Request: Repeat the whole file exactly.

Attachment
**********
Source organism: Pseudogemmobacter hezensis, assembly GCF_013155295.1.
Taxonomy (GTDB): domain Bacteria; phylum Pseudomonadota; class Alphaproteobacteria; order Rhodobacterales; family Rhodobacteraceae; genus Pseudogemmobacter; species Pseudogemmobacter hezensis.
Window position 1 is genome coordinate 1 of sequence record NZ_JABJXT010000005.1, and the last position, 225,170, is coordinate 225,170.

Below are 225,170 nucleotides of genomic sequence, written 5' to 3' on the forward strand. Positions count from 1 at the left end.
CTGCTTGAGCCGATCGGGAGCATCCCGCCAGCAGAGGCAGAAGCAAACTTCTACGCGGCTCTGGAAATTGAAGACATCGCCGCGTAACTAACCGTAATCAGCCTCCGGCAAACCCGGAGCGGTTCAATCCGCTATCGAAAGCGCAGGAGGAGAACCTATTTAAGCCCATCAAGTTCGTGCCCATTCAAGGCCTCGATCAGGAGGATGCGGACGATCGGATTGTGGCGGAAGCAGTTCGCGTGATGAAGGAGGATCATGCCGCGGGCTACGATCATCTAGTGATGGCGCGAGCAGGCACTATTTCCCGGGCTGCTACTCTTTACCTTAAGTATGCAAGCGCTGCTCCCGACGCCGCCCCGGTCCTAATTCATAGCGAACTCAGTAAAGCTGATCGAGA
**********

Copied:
Source organism: Pseudogemmobacter hezensis, assembly GCF_013155295.1.
Taxonomy (GTDB): domain Bacteria; phylum Pseudomonadota; class Alphaproteobacteria; order Rhodobacterales; family Rhodobacteraceae; genus Pseudogemmobacter; species Pseudogemmobacter hezensis.
Window position 1 is genome coordinate 1 of sequence record NZ_JABJXT010000005.1, and the last position, 225,170, is coordinate 225,170.

Below are 225,170 nucleotides of genomic sequence, written 5' to 3' on the forward strand. Positions count from 1 at the left end.
CTGCTTGAGCCGATCGGGAGCATCCCGCCAGCAGAGGCAGAAGCAAACTTCTACGCGGCTCTGGAAATTGAAGACATCGCCGCGTAACTAACCGTAATCAGCCTCCGGCAAACCCGGAGCGGTTCAATCCGCTATCGAAAGCGCAGGAGGAGAACCTATTTAAGCCCATCAAGTTCGTGCCCATTCAAGGCCTCGATCAGGAGGATGCGGACGATCGGATTGTGGCGGAAGCAGTTCGCGTGATGAAGGAGGATCATGCCGCGGGCTACGATCATCTAGTGATGGCGCGAGCAGGCACTATTTCCCGGGCTGCTACTCTTTACCTTAAGTATGCAAGCGCTGCTCCCGACGCCGCCCCGGTCCTAATTCATAGCGAACTCAGTAAAGCTGATCGAGA